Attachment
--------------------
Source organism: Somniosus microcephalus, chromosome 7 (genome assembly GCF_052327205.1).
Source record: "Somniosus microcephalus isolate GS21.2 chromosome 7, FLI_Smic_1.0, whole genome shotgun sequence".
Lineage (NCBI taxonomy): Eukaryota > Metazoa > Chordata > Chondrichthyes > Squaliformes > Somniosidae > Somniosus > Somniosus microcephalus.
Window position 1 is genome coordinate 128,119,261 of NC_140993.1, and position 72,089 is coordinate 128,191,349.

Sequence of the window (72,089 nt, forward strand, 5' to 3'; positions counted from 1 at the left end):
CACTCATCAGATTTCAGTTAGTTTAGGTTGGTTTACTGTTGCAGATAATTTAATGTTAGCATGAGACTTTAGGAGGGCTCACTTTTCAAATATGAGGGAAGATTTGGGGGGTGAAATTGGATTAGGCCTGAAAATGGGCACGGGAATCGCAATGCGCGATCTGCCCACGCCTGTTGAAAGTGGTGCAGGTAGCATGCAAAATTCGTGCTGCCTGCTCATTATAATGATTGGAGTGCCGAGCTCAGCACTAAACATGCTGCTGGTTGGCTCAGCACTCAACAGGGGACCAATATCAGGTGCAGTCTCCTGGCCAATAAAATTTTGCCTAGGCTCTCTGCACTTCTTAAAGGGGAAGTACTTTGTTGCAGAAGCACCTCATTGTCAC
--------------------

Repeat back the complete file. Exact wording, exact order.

Source organism: Somniosus microcephalus, chromosome 7 (genome assembly GCF_052327205.1).
Source record: "Somniosus microcephalus isolate GS21.2 chromosome 7, FLI_Smic_1.0, whole genome shotgun sequence".
Lineage (NCBI taxonomy): Eukaryota > Metazoa > Chordata > Chondrichthyes > Squaliformes > Somniosidae > Somniosus > Somniosus microcephalus.
Window position 1 is genome coordinate 128,119,261 of NC_140993.1, and position 72,089 is coordinate 128,191,349.

Sequence of the window (72,089 nt, forward strand, 5' to 3'; positions counted from 1 at the left end):
CACTCATCAGATTTCAGTTAGTTTAGGTTGGTTTACTGTTGCAGATAATTTAATGTTAGCATGAGACTTTAGGAGGGCTCACTTTTCAAATATGAGGGAAGATTTGGGGGGTGAAATTGGATTAGGCCTGAAAATGGGCACGGGAATCGCAATGCGCGATCTGCCCACGCCTGTTGAAAGTGGTGCAGGTAGCATGCAAAATTCGTGCTGCCTGCTCATTATAATGATTGGAGTGCCGAGCTCAGCACTAAACATGCTGCTGGTTGGCTCAGCACTCAACAGGGGACCAATATCAGGTGCAGTCTCCTGGCCAATAAAATTTTGCCTAGGCTCTCTGCACTTCTTAAAGGGGAAGTACTTTGTTGCAGAAGCACCTCATTGTCAC